Anti-ischemic agent reduces HbA1c levels in patients with diabetes

November 7, 2007

Ranolazine extended-release significantly reduced the level of hemoglobin (Hb) A1c in patients with diabetes, allowing more of them to achieve the clinical HbA1c treatment target of less than 7.0%.

Ranolazine extended-release significantly reduced the level of hemoglobin (Hb) A1c in patients with diabetes, allowing more of them to achieve the clinical HbA1c treatment target of less than 7.0%.

These findings were obtained in a post-hoc analysis of the MERLIN (Metabolic Efficiency with Ranolazine for Less Ischemia in Non-ST Elevation Acute Coronary Syndromes) study, and were reported during the American Heart Association Scientific Sessions, Nov. 3-7, 2007, in Orlando, by David Morrow, MD, MPH.

"If a significant hypoglycemic effect [of ranolazine] is supported by ongoing mechanistic studies, ranolazine would be extremely attractive for the treatment of patients with coronary artery disease and diabetes mellitus," said Dr Morrow, a physician in the cardiovascular division at Brigham and Women's Hospital, Boston, and an assistant professor of medicine at Harvard Medical School, Boston. Preclinical studies have shown that ranolazine increases glucose-stimulated insulin secretion in pancreatic islet cells and improves glucose homeostasis.

MERLIN included 6560 patients with non-ST-elevation ACS with clinical indicators of moderate to high risk of recurrent ischemic events. Thirty-five percent of the study population had diabetes at baseline. Patients were randomized to ranolazine, initiated intravenously followed by its oral extended-release formulation (1,000 mg/bid), or placebo for approximately 12 months in addition to standard medical therapy.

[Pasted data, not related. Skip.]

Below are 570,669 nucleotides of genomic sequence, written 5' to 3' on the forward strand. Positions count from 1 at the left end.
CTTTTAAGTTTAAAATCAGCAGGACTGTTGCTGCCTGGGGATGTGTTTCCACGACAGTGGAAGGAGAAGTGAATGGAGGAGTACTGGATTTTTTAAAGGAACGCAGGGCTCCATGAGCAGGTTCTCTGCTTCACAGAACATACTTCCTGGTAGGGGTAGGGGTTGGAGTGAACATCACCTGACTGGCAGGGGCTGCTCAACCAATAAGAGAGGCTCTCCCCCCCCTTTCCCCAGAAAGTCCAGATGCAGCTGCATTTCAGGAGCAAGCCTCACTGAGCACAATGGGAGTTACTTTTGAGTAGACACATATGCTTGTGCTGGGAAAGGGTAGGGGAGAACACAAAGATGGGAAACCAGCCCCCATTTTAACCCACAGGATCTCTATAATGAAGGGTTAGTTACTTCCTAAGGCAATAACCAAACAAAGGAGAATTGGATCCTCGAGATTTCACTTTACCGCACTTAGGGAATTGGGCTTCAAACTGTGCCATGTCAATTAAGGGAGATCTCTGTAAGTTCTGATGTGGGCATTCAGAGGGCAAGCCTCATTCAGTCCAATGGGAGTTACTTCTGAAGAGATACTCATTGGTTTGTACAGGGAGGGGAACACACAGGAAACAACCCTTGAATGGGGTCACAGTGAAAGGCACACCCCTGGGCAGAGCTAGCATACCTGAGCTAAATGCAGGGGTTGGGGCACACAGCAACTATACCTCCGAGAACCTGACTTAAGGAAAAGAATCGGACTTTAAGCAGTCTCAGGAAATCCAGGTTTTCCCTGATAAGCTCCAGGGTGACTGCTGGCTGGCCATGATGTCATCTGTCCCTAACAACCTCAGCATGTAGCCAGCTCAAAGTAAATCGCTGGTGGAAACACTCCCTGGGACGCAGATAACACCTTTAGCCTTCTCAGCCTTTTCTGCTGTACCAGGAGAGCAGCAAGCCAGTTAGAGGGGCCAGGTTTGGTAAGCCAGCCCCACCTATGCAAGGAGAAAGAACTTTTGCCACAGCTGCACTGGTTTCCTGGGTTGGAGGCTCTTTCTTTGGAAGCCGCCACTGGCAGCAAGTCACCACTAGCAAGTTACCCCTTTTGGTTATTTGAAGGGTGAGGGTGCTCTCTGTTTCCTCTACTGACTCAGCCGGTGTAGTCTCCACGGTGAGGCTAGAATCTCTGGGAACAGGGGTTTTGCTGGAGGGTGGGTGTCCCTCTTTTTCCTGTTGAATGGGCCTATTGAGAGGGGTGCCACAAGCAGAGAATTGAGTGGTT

The primary endpoint - a composite of cardiovascular death, MI, or recurrent ischemia - occurred in 21.8% of patients randomized to ranolazine and 23.5% randomized to placebo, a nonsignificant difference.

In the patients randomized to ranolazine, however, there were significant reductions in incidence of recurrent ischemia (13% reduction; P =.03), worsening angina (23% reduction; P =.023), and the need for antianginal therapy (19% reduction; P =.006) compared with placebo.

The risk of clinically significant arrhythmias on Holter monitoring was reduced by a significant 11% (P

The new analysis presented here included 4306 patients from MERLIN for whom serial HbA1c data were available. All patients with diabetes were on a background of standard treatments for diabetes. In the overall cohort, randomization to ranolazine resulted in a drop of HbA1c from 6.2% to 5.9% at month 4, whereas there was no change in HbA1c in those randomized to placebo.

In the cohort with diabetes, ranolazine was associated with a significant reduction in HbA1c of 0.64% relative to placebo at 4 months (P

"The reduction in HbA1c observed with ranolazine is especially striking because the effects were observed on top of multiple other anti-diabetic drugs used as part of standard therapy," Dr Morrow said.

Patients assigned to ranolazine were also significantly more likely (P

Patients without diabetes had a 32% reduction (P =.03) in developing impaired fasting glucose or an HbA1c level greater than 6.0%.